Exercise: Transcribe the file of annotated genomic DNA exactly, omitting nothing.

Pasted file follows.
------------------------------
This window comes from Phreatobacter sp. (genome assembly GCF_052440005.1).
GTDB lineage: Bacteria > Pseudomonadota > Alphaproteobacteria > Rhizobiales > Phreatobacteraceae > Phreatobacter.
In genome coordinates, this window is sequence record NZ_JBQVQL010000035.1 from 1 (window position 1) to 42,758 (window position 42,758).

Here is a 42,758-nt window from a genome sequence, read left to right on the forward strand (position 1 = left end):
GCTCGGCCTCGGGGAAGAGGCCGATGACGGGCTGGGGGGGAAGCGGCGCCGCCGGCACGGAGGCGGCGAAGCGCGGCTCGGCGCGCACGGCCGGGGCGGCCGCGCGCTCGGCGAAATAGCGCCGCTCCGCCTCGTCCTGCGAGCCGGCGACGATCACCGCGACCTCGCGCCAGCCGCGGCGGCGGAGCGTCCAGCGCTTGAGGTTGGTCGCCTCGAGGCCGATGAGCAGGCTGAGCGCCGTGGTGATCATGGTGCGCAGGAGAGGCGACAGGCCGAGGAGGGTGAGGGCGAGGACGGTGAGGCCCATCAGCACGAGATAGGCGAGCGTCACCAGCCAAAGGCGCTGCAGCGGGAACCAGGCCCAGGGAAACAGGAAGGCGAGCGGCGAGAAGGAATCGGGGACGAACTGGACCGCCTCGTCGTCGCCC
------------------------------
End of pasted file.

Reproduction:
This window comes from Phreatobacter sp. (genome assembly GCF_052440005.1).
GTDB lineage: Bacteria > Pseudomonadota > Alphaproteobacteria > Rhizobiales > Phreatobacteraceae > Phreatobacter.
In genome coordinates, this window is sequence record NZ_JBQVQL010000035.1 from 1 (window position 1) to 42,758 (window position 42,758).

Here is a 42,758-nt window from a genome sequence, read left to right on the forward strand (position 1 = left end):
GCTCGGCCTCGGGGAAGAGGCCGATGACGGGCTGGGGGGGAAGCGGCGCCGCCGGCACGGAGGCGGCGAAGCGCGGCTCGGCGCGCACGGCCGGGGCGGCCGCGCGCTCGGCGAAATAGCGCCGCTCCGCCTCGTCCTGCGAGCCGGCGACGATCACCGCGACCTCGCGCCAGCCGCGGCGGCGGAGCGTCCAGCGCTTGAGGTTGGTCGCCTCGAGGCCGATGAGCAGGCTGAGCGCCGTGGTGATCATGGTGCGCAGGAGAGGCGACAGGCCGAGGAGGGTGAGGGCGAGGACGGTGAGGCCCATCAGCACGAGATAGGCGAGCGTCACCAGCCAAAGGCGCTGCAGCGGGAACCAGGCCCAGGGAAACAGGAAGGCGAGCGGCGAGAAGGAATCGGGGACGAACTGGACCGCCTCGTCGTCGCCC